These qualitative results show that the conjugate 2 worked much more efficiently than 1 alone, either due to the multiplicity of 1 attached and/or due to more efficient cell penetration. What can be, however, deduced from the images in Figure 2 and Figure S7 is that although the 1-treated cells were imaged at more than 3-times the laser power used for the 2-treated cells, the latter exhibited a much more intense PpIX fluorescence. This indicates that it is not the 3×δ-aminolevulinic acid molecular multiplicity of 2 that is solely responsible for the PpIX fluorescence enhancement, but either an augmented cell entry or the inhibition of ferrochelatase-catalyzed iron insertion to form non-fluorescent iron-complexed heme [19] (possibly due to the existence of PpIX-CD moieties). These suggestions as well as quantitation of subcellular processes (hydrolysis rate of 1, PpIX concentration) could only be confirmed with specific mechanistic biological studies, which lie outside the scope of the present work.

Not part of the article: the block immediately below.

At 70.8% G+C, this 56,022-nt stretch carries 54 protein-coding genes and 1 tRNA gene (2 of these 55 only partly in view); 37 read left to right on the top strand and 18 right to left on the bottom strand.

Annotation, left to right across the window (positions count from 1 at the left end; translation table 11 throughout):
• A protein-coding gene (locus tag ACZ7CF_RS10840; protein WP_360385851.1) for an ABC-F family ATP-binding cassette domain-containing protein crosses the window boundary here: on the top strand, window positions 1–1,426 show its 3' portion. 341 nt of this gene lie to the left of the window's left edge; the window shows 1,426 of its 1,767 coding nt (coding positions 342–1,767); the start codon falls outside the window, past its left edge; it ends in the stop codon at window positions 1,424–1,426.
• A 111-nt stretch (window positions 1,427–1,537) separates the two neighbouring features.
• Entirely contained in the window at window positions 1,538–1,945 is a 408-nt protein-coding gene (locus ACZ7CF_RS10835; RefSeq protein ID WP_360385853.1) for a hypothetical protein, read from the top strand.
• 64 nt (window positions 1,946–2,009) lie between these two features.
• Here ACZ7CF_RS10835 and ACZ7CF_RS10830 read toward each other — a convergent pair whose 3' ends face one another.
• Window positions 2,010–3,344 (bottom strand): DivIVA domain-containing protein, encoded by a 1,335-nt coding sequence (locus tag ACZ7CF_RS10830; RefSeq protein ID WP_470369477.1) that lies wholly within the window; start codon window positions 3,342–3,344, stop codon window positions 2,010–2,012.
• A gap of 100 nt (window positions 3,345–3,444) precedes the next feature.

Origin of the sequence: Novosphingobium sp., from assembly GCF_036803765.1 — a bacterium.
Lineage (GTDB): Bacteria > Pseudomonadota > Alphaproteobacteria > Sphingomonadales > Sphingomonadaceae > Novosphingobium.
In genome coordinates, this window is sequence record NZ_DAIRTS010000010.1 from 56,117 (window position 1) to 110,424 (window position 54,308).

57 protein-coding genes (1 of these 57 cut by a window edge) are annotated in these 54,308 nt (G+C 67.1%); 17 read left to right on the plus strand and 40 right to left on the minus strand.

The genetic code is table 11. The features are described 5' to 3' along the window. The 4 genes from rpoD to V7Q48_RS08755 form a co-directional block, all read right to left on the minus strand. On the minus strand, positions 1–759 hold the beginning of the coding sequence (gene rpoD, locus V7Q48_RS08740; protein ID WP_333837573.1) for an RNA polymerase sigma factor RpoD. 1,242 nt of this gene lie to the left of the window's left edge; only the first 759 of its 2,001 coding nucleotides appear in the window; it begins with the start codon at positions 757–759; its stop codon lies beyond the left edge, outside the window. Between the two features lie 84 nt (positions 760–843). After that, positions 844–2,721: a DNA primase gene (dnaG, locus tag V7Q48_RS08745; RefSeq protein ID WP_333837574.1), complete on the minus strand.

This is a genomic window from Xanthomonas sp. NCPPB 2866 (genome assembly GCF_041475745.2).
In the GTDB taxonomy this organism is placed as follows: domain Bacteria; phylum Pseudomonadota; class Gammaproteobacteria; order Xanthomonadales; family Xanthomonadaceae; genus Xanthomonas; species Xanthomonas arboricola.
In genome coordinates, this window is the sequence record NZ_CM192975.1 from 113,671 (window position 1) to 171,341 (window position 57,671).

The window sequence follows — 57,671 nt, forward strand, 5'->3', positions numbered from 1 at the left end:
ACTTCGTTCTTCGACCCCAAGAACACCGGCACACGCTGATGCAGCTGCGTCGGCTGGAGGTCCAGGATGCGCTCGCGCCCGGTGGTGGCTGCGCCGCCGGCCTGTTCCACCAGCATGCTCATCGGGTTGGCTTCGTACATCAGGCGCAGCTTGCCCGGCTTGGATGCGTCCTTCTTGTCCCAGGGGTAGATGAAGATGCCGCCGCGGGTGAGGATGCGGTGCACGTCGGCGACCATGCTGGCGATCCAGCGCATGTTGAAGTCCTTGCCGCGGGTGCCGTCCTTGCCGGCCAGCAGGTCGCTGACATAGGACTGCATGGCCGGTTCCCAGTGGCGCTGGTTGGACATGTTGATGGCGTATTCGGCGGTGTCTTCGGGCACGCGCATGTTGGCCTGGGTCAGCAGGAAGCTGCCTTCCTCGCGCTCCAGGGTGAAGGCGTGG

We further incubated MCF7 cells with 2 pre-complexed with water-insoluble fluorescein isothiocyanate-labeled 1-adamantylamine (Figure 3). The characteristic confocal microscopy images revealed red fluorescence upon excitation at λex = 568 nm, as well as green fluorescence upon excitation at 488 nm. Following superimposition of the two fluorescence channels it could be concluded that PpIX production and CD guest intracellular localization, largely coincided within the cell cytoplasm (Figure 3). This indicates that possibly some of the levulinic acid ester moieties in 2 not have undergone enzymatic cleavage or hydrolysis but instead have proceeded as a conjugate through the heme biosynthesis, resulting in the biosynthesis of PpIX-CD species. This hypothesis, however, can only be confirmed by using 1-CD species, bearing no cleavable tethers to the cyclodextrin core. Moreover, is well known that β-CDs affect cells by interacting with their membrane components, namely depleting and enriching cholesterol in lipid raft and non-raft regions as well as removing and redistributing phospholipids [20]. Thus, the transport of an adamantyl-substituted guest that blocks the β-CD cavity is anticipated to alter the above host–membrane interactions. In this respect, the primary side enrichment of 1-CD with amino groups is expected to play a major role in the interaction with the anionic parts of phospholipids, rather than the β-CD cavity and its encapsulation ability of hydrophobic membrane components.